between this one, and the last one? This one’s real. We’re not going to take it out
and put a crystal inside of it before– Before the reveal. Oh, that smells so bad. Also, the microwave’s smoking. This can’t be healthy. And that was two minutes. Can you see
how much time is left? Oh, so the video I watched. This guy put his briquette
in the microwave, took it out, dumped it
in the peanut butter, and then said, must leave
for a hundred minutes. I’m going to take this out
and dunk it in there, and I’m going to pull it out
in like an hour and a half. Don’t show that part. Please show that part. [Music] Microwave briquette. [Music] The briquette that we
left in longer, that had most of the briquette
was like turning gray, and it was on fire little bit. Like that’s been dunked
in a lot of peanut butter. It’s under the ice. It’s burning right
through the peanut butter, still like smoke coming
up out through everything, and I can hear it. It’s like boiling some
of the ice away too, I think. So, I don’t know if that’s smoke
from the peanut butter, or steam from the heat and ice. But our microwave looks like it
might be about to light on fire. So I think it’s time
to take that charcoal out. We are about to set
off the fire alarm. [Music] It’s going to be there a while. Okay, so we have let the
charcoal from the microwave sit in the peanut butter
for a hundred minutes. Aha! Turned into a crystal. It turned into a crystal. It turned into– Ah that is– That is a really– I can get it.
I know I can. Aha. Yep, seems right. [Music] You know what? I’m gonna call that good enough. All right. Let’s let that sit for 24 hours. It’s now been 24 hours. It’s time for the reveal. All right, moment of truth. This is the real one. An actual charcoal that was hot,
we put in peanut butter, and then we froze overnight. Now, we’re going to see
what’s really on the inside. If there’s actually
a crystal in here, I am gonna laugh. Guys! Guys, look at this. It’s still a briquette. A slightly burnt
piece of charcoal? Can I break it? Nope, Nate get the hammer. Guys, the truth. Whole lot of charcoal
inside that charcoal. Nothing else. Our three briquettes
at different temperatures. So these were all on fire. We let that fire burn out. One was a low heat, one was a medium,
one was high, and then this is our– Microwaved. And then left
in the peanut butter for a hundred minutes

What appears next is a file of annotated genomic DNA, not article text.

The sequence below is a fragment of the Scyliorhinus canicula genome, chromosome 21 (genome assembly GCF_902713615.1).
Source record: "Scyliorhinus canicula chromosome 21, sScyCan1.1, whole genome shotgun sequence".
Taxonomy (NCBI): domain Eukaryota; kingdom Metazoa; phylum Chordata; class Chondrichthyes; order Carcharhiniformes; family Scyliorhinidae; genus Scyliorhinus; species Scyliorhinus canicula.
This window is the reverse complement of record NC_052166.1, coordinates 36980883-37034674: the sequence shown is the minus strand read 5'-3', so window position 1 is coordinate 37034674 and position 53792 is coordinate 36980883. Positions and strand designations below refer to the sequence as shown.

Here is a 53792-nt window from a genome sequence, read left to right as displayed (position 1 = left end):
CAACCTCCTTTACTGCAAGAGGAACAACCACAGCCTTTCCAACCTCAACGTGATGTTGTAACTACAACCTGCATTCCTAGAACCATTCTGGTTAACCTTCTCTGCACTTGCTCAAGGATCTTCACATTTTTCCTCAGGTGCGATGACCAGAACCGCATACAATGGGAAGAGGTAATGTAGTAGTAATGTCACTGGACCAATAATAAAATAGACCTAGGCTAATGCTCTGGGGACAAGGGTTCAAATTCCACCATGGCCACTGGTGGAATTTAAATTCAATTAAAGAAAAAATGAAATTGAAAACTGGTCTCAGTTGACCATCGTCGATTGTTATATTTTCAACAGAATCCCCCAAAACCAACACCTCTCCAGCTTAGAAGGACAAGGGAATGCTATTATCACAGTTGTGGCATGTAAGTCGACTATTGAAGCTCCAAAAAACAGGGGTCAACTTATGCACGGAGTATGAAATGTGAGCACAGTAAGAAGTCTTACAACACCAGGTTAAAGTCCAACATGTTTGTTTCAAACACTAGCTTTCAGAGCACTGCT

just to be safe. Oh, look. It’s a charcoal briquette. You better break
it just to be safe. There’s the inside. It’s charcoal. Here, try your medium
one just in case. Oh look,
another charcoal briquette. What? Please. Yay, more charcoal. Shocker. What about the one
that was like– Super heated. Most of it was burning. So first off, you can see the scorch marks
from when we dropped it in the peanut butter.>>Again.
>>What? No crystal inside? All right, my microwave one, but I followed all
of the instructions correctly. What’s this? Nate, Nate! Is it charcoal?>>It’s charcoal.
>>No way. Oh look, a charcoal briquette. Guys, you can’t make
crystals out of charcoal and peanut butter. Crystals are formed
from volcanic activity, different kinds of rocks
are slowly cooling down, often under massive
amounts of pressure, and I say slow. I mean like it usually
takes thousands of years for good crystals to form. You can get those kits
in the store that you can make chemical crystals
over a couple of weeks. But again, that’s a couple
of weeks with chemicals, that’s different. There are ways you can do
it even faster than that. Sometimes, I think Grant has done somewhere he boiled
off all the water in a pot, and you are left with a bunch
of crystals growing in there. That looks pretty cool. Yeah. But like this doesn’t even have
an evaporation of water to leave behind a residue that’s going to form
into a crystal. That’s something else
we should talk about. Coal and charcoal,
not the same thing. Calli, what is coal? So coal is actually
the mineral anthracite, and what that basically
is is it’s a mineral composed of carbon. It takes millions
of years to make, a lot of pressure, and it’s basically the breakdown
of plant remains. Whereas what we’ve been using,
the charcoal briquettes, charcoal is a
sometimes called coal because it kind of resembles it and is used in similar ways
when you burn it. But charcoal is just wood
or other similar plant material that’s been burned
in the absence of oxygen. It’s something that you
can make pretty easily yourself, and happens pretty much
every time you have a campfire. You make a fire, and then there’s
like the black stuff at the bottom that is
still just in lump shape. That’s just charcoal. And the briquettes are charcoal
that’s been made, and then broken up
into like dust, and then compress down
into just the right shape, with maybe a little bit
of other chemicals in to make it burn
a little bit better. At least, with this kind
that we’re using. Not the same thing as coal, and doesn’t turn into crystals
under this situation, or possibly any situation. So pretty much everything about
this is just 100% nonsense. And I think honestly, the people making the video knew
that it was 100% nonsense. I don’t think they are actually
trying to convince anyone. Well, they were trying
to convince people it was real. I don’t think they thought
it was real when they faked it, because they
definitely faked it. They made a crystal. We made a Bulbasaur. We win. Bulbasaur. Can you make Pokemon? Guys, that’s not all, we’ve always got more